M&S Yorkshire Bitter | The Great Yorkshire Brewery

M&S Yorkshire BitterM&S Yorkshire Bitter
4 Ratings
M&S Yorkshire BitterM&S Yorkshire Bitter

Brewed by:
The Great Yorkshire Brewery
England, United Kingdom

Style: English Bitter

Alcohol by volume (ABV): 4.60%

Availability: Year-round

Notes / Commercial Description:
No notes at this time.

Added by wl0307 on 10-07-2007

Bros Score:
User Ratings & Reviews
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Ratings: 4 |  Reviews: 4
Photo of BDTyre
3.18/5  rDev +3.9%
look: 3.5 | smell: 3 | taste: 3 | feel: 3.5 | overall: 3.5

Not a bad bitter, but I was hoping for something a little better. Quite dark - a brown/copper colour that looks almost more like a brown ale or strong ale.

Not enough hops in the scent - this is almost too malty, and the smell is mostly caramel or toffee. There is a faint metallic scent, and even a bit of alcohol - which is surprising for the ABV.

The taste is fairly one-dimensional and almost bland - a presence of alcohol and almost a copper taste. It taste overdone and almost like a brown ale.

Not the best, but as this is bottle conditioned, I suppose it could be better depending on the batch.

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Photo of bark
2.58/5  rDev -15.7%
look: 4 | smell: 3.5 | taste: 2 | feel: 2 | overall: 2.5

The colour is deep amber-red; the high beige head slowly sinks down to a two finger head while making a fizzing sound (usually a sign of strong carbonation). There is some lacing. The liquid is almost clear – it is bottle conditioned.

The smell is sweet, malty and a bit bitter. I found notes of yeast, apricots and some hints of wax and paraffin.

The taste is bittersweet. It is rather strong, but it totally lacks any depth and body. Sour yeasty notes blends with some metallic bitterness, fruity notes of apricots, mandarins and some yeast. The aftertaste is a bit malty with some yeast and a sharp medium strong bitterness.

The carbonation is sharp; medium sized bubbles. The liquid is somewhat watery.

This is an example of when bottle conditioning could be a risky business – sometimes it develops the beer in an unpredicted way.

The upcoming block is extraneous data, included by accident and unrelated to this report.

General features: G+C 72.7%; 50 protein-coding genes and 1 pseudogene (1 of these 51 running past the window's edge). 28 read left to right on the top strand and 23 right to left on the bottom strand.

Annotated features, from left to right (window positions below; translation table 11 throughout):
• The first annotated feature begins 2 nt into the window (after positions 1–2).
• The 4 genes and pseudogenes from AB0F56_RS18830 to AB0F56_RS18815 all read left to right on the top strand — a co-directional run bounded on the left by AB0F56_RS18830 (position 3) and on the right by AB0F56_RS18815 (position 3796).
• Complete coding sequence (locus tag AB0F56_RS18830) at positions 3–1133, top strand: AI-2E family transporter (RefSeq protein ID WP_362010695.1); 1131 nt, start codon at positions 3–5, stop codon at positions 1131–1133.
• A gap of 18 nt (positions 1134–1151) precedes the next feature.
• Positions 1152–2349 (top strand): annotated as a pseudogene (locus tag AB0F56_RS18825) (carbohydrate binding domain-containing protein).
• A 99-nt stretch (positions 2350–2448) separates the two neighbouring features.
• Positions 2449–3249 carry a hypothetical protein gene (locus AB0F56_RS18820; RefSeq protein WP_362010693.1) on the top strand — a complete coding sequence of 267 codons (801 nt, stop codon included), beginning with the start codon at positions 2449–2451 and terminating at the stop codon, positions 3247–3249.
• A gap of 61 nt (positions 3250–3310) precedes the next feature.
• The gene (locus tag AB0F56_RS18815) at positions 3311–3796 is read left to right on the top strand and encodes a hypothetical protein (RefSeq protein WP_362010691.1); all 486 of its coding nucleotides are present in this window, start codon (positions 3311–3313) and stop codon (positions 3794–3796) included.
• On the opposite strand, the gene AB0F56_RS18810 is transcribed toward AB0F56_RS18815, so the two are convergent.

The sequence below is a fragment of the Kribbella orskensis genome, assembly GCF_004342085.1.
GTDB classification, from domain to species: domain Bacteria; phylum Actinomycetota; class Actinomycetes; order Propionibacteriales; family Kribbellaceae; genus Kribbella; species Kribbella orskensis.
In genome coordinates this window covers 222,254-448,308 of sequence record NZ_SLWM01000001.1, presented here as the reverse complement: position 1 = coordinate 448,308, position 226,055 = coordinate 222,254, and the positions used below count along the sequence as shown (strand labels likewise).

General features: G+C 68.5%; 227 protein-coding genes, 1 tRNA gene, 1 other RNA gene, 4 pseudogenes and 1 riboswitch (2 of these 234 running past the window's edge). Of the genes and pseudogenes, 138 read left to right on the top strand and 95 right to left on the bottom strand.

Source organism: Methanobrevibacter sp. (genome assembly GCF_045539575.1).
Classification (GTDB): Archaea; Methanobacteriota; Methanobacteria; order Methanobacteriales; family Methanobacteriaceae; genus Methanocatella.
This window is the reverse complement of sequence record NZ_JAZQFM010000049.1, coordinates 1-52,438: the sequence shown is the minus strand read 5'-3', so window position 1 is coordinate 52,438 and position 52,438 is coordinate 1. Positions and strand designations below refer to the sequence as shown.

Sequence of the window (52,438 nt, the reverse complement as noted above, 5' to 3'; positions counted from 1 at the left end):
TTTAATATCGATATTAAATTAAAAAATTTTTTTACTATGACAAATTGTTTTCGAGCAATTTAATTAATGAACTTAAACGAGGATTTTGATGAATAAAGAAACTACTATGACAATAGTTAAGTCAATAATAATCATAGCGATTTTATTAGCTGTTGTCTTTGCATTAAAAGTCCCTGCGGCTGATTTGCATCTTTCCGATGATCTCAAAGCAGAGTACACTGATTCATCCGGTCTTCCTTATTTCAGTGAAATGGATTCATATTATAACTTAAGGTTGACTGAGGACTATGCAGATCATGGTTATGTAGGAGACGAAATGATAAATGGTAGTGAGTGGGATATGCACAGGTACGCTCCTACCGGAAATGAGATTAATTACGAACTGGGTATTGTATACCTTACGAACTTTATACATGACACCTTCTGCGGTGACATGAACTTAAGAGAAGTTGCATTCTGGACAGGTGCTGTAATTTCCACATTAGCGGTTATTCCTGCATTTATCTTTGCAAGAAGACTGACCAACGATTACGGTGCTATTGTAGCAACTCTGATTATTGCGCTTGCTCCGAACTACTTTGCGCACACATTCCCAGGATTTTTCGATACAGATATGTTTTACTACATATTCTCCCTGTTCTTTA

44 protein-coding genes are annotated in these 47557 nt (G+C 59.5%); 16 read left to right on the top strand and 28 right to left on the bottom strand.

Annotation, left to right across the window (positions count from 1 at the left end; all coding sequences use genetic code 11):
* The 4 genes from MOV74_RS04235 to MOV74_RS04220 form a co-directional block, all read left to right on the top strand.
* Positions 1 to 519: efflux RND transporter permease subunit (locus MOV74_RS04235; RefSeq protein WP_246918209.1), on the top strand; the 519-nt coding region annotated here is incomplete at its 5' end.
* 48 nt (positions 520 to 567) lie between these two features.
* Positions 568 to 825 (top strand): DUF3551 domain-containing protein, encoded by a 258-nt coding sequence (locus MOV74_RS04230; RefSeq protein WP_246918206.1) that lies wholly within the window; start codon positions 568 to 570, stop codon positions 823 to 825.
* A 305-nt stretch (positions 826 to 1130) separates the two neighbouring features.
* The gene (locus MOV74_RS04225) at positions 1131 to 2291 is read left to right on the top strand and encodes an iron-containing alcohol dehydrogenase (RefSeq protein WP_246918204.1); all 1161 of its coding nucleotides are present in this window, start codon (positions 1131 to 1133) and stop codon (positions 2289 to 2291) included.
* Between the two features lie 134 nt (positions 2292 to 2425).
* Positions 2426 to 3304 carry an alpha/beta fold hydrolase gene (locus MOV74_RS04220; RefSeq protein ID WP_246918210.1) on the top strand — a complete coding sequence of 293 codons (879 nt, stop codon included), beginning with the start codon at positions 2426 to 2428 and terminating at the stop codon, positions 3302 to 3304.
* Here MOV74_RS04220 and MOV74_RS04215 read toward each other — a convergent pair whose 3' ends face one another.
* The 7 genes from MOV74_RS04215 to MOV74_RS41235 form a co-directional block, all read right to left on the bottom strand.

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Photo of GreenCard
3.29/5  rDev +7.5%
look: 3 | smell: 4 | taste: 3 | feel: 3.5 | overall: 3

Appearance: light mahogany brown, OK clarity, thin layer of sudsy foam that quickly dissipates

Aroma: nutty malt scent with toffee, chocolate cake, and herbally hops

Flavor: bready maltiness with a slight acidity; rusty, rooty hop flavor with a vegetal bitterness; finishes dry with a tart, roasty aftertaste

Mouthfeel: medium body, soft carbonation, mineral astringency

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Photo of wl0307
3.18/5  rDev +3.9%
look: 4 | smell: 3.5 | taste: 3 | feel: 3 | overall: 3

This is a contract brew for Marks and Spencer (M&S) chain, and is amongst a range of four bottle-conditioned ales selected by M&S. M&S is also the first British supermarket to highlight RAIB (Real Ale In a Bottle) as an exclusive line of product. The intention is really good and deserves high compliment, at least from the point of view of a real ale lover. BB 04/2008, served cool in a straight imperial pint glass.

A: a translucent, lovely reddish-brown colour, topped with a loosely formed and slightly dirty beige head; carbonation comes rather high, but not fierce. All’s well for a bottle-conditioned ale.
S: lightly caramelised sugar, roasted maltiness and nuttiness come together with hop resins and a quiet but sharply sour edge of lemons; as it warms the sour edge turns up slowly but not dominating. Overall, the aroma is nicely-balanced for a Best Bitter, and the bottle-conditioning seems to bestow the beer with a slightly more yeasty edge.
T: the first sip takes me aback, for it's too sour and semi-"green"... an astringent flow of bitter-sourness as of yeast sediments, sour pears and sour grapes leads towards a slightly more pleasant aftertaste full of bitterness of nuts, licorice, and chewy tannins as of roast tea-leaves; the palate is pleasantly tangy (mixture of citrus zests and roast tea leaves) and dry in the finish, thus compensating for the spritzy and lacklustre foretaste.
M&D: the carbonation is slightly OTT and not fine or soothing at all at first, then softening bit by bit as it goes, while the medium body holds up quite well in general. Overall, this beer is not as successful in bottle-conditioning as M&S would like it to be, for the sour edge comes slightly too much – for my preference, anyway.

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M&S Yorkshire Bitter from The Great Yorkshire Brewery
Beer rating: 3.06 out of 5 with 4 ratings
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